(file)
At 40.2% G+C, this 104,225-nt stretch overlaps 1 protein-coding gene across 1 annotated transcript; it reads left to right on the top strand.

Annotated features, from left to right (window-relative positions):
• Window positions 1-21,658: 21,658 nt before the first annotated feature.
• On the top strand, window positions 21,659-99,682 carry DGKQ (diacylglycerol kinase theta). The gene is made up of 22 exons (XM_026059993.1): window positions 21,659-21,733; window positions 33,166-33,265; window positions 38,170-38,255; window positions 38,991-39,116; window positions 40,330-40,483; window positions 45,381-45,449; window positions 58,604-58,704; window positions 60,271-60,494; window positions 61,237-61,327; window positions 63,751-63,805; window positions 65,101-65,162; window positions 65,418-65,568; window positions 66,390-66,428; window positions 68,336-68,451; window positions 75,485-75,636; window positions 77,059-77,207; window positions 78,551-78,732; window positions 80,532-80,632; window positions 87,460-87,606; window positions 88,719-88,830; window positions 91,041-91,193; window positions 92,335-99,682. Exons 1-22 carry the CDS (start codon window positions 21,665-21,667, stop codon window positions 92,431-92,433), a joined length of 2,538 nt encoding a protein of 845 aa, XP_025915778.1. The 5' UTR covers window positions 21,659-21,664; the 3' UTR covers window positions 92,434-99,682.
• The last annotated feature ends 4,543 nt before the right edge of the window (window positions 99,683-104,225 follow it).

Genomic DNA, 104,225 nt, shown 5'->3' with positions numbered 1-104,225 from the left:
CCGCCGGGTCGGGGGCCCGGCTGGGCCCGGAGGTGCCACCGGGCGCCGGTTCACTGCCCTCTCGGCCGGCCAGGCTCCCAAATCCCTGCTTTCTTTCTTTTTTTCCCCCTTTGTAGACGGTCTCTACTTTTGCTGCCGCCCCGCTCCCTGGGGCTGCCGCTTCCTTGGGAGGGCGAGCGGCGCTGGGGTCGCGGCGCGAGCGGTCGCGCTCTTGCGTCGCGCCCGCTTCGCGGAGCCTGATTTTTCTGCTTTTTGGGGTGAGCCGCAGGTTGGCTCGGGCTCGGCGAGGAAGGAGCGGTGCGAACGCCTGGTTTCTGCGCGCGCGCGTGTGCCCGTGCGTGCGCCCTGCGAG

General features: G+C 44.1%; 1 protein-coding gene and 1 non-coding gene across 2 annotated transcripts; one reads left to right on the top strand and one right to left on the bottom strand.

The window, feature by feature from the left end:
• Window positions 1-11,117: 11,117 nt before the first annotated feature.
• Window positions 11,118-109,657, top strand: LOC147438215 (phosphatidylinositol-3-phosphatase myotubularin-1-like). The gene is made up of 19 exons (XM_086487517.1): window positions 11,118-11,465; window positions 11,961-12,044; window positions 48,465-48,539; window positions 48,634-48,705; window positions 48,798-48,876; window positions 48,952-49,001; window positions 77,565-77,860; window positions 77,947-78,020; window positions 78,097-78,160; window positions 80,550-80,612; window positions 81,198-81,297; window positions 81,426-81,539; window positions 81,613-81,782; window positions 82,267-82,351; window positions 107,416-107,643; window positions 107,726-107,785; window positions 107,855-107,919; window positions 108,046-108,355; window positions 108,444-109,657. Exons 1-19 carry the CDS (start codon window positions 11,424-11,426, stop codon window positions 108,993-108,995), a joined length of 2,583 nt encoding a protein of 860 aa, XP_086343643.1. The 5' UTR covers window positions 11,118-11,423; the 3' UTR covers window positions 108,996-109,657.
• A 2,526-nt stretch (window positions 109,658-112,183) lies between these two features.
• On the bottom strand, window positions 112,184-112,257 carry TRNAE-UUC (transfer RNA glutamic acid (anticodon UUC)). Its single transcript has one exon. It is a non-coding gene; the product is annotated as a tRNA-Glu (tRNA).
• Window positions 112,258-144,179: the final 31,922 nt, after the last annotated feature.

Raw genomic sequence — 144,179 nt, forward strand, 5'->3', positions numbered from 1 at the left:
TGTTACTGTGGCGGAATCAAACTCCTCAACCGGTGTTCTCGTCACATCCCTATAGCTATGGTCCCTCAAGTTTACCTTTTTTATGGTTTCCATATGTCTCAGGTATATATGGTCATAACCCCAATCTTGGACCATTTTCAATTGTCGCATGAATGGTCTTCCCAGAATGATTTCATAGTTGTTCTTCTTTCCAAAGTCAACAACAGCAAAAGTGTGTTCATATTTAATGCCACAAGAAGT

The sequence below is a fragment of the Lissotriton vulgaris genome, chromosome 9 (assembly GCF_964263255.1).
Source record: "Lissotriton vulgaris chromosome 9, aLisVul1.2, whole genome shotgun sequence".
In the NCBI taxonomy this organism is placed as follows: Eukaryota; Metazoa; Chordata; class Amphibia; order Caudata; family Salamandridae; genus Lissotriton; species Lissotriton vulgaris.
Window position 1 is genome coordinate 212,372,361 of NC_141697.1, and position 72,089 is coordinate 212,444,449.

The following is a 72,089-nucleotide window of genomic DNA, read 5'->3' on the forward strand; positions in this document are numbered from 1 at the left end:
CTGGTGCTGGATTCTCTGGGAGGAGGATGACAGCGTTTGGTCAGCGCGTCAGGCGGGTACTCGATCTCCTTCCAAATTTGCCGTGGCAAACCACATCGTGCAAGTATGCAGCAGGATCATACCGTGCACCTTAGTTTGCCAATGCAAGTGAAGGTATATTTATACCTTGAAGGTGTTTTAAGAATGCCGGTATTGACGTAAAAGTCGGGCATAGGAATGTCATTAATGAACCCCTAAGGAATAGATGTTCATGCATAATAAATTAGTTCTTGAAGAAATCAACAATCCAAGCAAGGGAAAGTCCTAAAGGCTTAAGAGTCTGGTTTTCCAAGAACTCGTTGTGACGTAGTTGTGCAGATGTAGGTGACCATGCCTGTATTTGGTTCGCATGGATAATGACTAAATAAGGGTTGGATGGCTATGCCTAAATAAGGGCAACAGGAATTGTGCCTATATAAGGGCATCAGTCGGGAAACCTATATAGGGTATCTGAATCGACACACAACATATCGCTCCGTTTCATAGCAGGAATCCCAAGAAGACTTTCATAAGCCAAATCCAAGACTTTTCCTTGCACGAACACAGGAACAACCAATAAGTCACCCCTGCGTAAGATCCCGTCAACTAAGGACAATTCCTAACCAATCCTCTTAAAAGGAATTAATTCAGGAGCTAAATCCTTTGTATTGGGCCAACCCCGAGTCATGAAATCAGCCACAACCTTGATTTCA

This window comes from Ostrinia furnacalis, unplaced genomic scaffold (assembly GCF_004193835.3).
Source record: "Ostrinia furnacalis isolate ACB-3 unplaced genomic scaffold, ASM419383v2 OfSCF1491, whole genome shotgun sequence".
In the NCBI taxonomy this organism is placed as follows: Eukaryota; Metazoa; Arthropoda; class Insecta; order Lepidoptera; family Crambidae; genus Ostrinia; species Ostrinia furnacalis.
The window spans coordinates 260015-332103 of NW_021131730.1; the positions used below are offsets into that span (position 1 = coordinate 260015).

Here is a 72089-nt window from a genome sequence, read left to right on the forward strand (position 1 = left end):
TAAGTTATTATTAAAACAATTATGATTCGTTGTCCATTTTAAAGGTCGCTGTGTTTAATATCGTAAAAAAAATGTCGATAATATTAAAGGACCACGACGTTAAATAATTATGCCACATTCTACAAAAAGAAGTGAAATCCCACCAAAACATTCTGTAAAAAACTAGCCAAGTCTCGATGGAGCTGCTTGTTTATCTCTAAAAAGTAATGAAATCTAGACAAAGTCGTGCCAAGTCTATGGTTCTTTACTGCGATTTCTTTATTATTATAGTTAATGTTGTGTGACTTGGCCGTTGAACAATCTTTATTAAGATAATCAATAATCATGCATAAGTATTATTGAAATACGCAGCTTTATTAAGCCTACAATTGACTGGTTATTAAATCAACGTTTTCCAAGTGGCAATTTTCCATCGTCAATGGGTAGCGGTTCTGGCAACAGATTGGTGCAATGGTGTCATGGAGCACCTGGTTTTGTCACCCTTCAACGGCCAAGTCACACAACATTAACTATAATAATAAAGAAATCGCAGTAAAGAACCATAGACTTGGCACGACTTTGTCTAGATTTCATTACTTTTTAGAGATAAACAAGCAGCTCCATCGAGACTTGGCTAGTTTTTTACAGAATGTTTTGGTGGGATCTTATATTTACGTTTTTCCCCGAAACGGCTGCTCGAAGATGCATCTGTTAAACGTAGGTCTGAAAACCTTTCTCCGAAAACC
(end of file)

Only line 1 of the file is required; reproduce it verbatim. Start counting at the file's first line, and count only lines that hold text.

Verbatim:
At 40.2% G+C, this 104,225-nt stretch overlaps 1 protein-coding gene across 1 annotated transcript; it reads left to right on the top strand.